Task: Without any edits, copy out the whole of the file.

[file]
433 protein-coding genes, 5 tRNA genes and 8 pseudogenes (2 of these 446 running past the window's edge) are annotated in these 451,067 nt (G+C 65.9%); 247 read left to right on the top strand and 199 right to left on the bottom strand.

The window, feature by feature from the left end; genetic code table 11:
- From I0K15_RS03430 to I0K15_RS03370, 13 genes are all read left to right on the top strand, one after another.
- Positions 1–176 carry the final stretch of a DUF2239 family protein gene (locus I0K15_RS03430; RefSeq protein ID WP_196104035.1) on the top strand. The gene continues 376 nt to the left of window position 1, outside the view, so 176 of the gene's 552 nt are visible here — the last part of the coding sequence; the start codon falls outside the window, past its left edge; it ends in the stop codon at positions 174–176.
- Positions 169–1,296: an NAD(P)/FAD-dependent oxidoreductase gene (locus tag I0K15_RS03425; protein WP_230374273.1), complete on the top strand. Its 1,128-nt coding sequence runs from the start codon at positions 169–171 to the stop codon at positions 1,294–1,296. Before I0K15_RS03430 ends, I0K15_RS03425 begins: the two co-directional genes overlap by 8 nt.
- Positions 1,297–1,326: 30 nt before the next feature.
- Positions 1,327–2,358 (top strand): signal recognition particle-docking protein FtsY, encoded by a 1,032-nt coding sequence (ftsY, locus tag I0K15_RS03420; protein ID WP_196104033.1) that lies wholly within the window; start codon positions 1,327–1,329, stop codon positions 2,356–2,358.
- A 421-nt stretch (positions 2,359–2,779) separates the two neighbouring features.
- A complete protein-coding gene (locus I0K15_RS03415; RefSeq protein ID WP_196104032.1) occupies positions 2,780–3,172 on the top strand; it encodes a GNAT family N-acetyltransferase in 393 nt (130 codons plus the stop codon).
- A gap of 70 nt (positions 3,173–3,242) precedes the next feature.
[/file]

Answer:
433 protein-coding genes, 5 tRNA genes and 8 pseudogenes (2 of these 446 running past the window's edge) are annotated in these 451,067 nt (G+C 65.9%); 247 read left to right on the top strand and 199 right to left on the bottom strand.

The window, feature by feature from the left end; genetic code table 11:
- From I0K15_RS03430 to I0K15_RS03370, 13 genes are all read left to right on the top strand, one after another.
- Positions 1–176 carry the final stretch of a DUF2239 family protein gene (locus I0K15_RS03430; RefSeq protein ID WP_196104035.1) on the top strand. The gene continues 376 nt to the left of window position 1, outside the view, so 176 of the gene's 552 nt are visible here — the last part of the coding sequence; the start codon falls outside the window, past its left edge; it ends in the stop codon at positions 174–176.
- Positions 169–1,296: an NAD(P)/FAD-dependent oxidoreductase gene (locus tag I0K15_RS03425; protein WP_230374273.1), complete on the top strand. Its 1,128-nt coding sequence runs from the start codon at positions 169–171 to the stop codon at positions 1,294–1,296. Before I0K15_RS03430 ends, I0K15_RS03425 begins: the two co-directional genes overlap by 8 nt.
- Positions 1,297–1,326: 30 nt before the next feature.
- Positions 1,327–2,358 (top strand): signal recognition particle-docking protein FtsY, encoded by a 1,032-nt coding sequence (ftsY, locus tag I0K15_RS03420; protein ID WP_196104033.1) that lies wholly within the window; start codon positions 1,327–1,329, stop codon positions 2,356–2,358.
- A 421-nt stretch (positions 2,359–2,779) separates the two neighbouring features.
- A complete protein-coding gene (locus I0K15_RS03415; RefSeq protein ID WP_196104032.1) occupies positions 2,780–3,172 on the top strand; it encodes a GNAT family N-acetyltransferase in 393 nt (130 codons plus the stop codon).
- A gap of 70 nt (positions 3,173–3,242) precedes the next feature.